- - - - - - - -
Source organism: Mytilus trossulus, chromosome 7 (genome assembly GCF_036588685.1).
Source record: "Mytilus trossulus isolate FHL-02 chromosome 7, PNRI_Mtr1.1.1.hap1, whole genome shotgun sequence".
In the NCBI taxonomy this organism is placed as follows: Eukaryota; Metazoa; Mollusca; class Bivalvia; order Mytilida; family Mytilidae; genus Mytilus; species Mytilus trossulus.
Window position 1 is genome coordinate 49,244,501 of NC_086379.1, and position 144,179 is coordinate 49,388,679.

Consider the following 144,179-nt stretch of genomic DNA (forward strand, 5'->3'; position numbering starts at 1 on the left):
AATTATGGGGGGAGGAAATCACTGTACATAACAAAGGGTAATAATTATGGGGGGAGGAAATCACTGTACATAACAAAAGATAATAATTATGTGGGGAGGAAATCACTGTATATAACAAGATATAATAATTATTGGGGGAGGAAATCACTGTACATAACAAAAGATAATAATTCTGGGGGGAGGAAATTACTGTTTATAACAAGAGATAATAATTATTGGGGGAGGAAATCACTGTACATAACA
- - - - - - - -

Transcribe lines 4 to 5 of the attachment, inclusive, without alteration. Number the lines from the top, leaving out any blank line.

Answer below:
Window position 1 is genome coordinate 49,244,501 of NC_086379.1, and position 144,179 is coordinate 49,388,679.

Consider the following 144,179-nt stretch of genomic DNA (forward strand, 5'->3'; position numbering starts at 1 on the left):